NHLPA 93 (Sega Genesis, 1992)
One of the earliest iterations of the Electronic Arts hockey franchise, NHLPA 93 featured injuries that would knock players out of the game. Typically when setting up a match, a more experienced gamer would innocently say; “Your Pittsburgh has more depth than my Chicago, let’s turn line changes off to make the game more fair”. That’s when things got decidedly dirty. Without the benefit of line changes your best player was always on the ice and it was time for your friend to spend more time checking and hitting your star player then chasing the puck.
What was the result of this strategy? Five minutes into a game Mario Lemieux and Jaromir Jagr would be laying on the ice with bloody heads and automatically replaced in the line-up with the likes of Kjell Samuelson and Brian Fogarty. After that it would be a cake walk for your opponent to run up the score and your blood pressure. There are few games that allow you to act like more of a jerk than this game. In fact, this scenario was essentially played out by Vince Vaughan in the cult classic movie Swingers.
Mario Party (N64, 1999)
The many Mario Party games were meant to be played with a group of friends yet they all contained the same fatal flaw that led to resentment amongst the group. Many of the mini-games in each of the game’s versions only required the participants to push a single button in rapid succession as quickly as they could. There was no skill to this and the same person would win 100% of the time. I am fine consistently losing to someone more skilled than myself in a game. I do draw the line when the only reason I cannot be victorious is that someone else in the room has a jittery finger that can hit a button like a jackhammer.
To make matters worse it felt like about 20% of all mini games were solely based on this mechanic. Add to this the fact that button mashing like someone on a Red Bull and espresso bender is not a skill that can be learned nor practised means that from the first roll of the dice, someone in Mario Party always had a large and unearned advantage. I never liked the fleet fingered people when playing Mario Party and always secretly cheered when Bowser would steal their coins or stars.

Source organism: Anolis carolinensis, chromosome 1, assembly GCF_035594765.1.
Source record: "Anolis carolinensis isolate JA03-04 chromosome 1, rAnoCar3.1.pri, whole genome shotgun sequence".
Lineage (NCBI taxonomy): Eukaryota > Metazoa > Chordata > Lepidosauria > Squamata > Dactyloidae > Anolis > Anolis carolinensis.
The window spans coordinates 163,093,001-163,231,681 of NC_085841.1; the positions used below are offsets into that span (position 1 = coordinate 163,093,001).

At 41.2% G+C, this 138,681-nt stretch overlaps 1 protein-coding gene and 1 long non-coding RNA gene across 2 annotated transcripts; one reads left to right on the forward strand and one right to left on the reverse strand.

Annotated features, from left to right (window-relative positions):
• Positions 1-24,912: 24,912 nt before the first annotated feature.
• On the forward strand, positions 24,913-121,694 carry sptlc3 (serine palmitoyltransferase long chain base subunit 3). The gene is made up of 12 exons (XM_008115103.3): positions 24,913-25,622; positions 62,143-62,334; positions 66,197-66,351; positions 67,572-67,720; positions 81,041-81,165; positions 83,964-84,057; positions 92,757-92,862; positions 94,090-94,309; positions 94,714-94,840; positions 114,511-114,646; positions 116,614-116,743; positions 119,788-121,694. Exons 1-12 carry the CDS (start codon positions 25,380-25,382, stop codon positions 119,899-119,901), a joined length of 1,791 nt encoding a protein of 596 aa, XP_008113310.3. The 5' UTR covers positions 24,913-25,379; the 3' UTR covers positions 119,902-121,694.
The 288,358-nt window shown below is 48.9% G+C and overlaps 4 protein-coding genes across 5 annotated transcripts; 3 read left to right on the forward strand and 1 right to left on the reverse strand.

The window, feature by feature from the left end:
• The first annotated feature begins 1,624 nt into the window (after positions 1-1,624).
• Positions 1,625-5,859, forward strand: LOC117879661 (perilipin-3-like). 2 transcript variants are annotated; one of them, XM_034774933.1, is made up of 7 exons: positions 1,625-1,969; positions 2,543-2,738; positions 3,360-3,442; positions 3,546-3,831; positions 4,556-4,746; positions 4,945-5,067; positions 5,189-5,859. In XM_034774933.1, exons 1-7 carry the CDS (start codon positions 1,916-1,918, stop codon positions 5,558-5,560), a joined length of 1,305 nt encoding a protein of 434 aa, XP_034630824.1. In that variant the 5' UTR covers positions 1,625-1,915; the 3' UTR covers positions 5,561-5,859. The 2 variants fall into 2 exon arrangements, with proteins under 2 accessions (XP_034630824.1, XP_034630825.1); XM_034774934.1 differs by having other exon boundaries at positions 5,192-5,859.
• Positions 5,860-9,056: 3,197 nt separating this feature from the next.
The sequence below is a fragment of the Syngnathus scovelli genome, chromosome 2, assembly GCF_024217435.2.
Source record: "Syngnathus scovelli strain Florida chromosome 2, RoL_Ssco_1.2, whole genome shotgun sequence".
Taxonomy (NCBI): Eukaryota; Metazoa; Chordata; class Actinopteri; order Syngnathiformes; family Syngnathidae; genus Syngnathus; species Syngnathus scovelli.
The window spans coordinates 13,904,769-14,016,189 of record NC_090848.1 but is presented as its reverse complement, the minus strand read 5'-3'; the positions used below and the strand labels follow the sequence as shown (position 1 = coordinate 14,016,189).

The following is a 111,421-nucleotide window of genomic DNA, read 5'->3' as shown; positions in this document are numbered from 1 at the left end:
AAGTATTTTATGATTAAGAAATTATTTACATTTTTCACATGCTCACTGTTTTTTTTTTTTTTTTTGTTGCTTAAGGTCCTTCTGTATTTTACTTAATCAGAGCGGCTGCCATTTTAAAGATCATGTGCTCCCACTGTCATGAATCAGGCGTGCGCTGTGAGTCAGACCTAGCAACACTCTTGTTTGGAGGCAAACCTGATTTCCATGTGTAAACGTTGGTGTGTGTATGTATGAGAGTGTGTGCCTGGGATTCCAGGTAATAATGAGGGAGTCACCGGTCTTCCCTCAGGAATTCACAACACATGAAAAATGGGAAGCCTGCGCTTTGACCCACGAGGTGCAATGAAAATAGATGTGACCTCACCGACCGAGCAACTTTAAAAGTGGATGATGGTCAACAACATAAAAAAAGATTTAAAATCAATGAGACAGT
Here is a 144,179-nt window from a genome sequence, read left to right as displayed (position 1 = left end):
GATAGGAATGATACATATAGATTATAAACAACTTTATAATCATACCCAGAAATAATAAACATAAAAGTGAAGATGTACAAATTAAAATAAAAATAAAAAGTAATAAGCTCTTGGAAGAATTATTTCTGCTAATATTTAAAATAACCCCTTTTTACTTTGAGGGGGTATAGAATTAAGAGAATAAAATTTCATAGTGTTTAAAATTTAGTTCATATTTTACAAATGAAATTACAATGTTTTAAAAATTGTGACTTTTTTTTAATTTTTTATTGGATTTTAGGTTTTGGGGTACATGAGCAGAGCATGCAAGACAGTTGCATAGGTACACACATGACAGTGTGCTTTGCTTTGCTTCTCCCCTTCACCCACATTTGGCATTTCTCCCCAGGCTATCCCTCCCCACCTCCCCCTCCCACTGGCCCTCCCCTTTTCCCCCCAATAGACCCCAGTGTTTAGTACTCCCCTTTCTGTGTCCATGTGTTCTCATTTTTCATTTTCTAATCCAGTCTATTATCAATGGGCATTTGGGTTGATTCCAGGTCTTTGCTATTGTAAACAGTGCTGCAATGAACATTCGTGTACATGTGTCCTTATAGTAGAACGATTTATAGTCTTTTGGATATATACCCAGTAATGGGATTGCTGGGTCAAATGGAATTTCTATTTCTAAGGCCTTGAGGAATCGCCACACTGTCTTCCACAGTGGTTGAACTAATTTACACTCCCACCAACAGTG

Hunter: The Reckoning (Xbox, GameCube; 2002)
The isometric four person co-op action in Hunter: The Reckoning required team work and precision. Invariably three of the four pals on the couch would work together like a symbiotic collective reminiscent of the Borg from Star Trek. They would move in unison, cover each other’s backs and act as a unit that was greater than the sum of its parts.
Then there would be the fourth player who just didn’t get it. They would be forever falling behind the rest of the group preventing the screen from scrolling. During tense boss battles this would lead to the group’s escape route becoming inaccessible and their prompt decimation. There was literally a two month period in 2002 when the most common phrase spoken at our house was, “Kristen catch up” or “Kristen go left”. I can think of no other game where one person was responsible for more of the other players' deaths than Hunter: the Reckoning.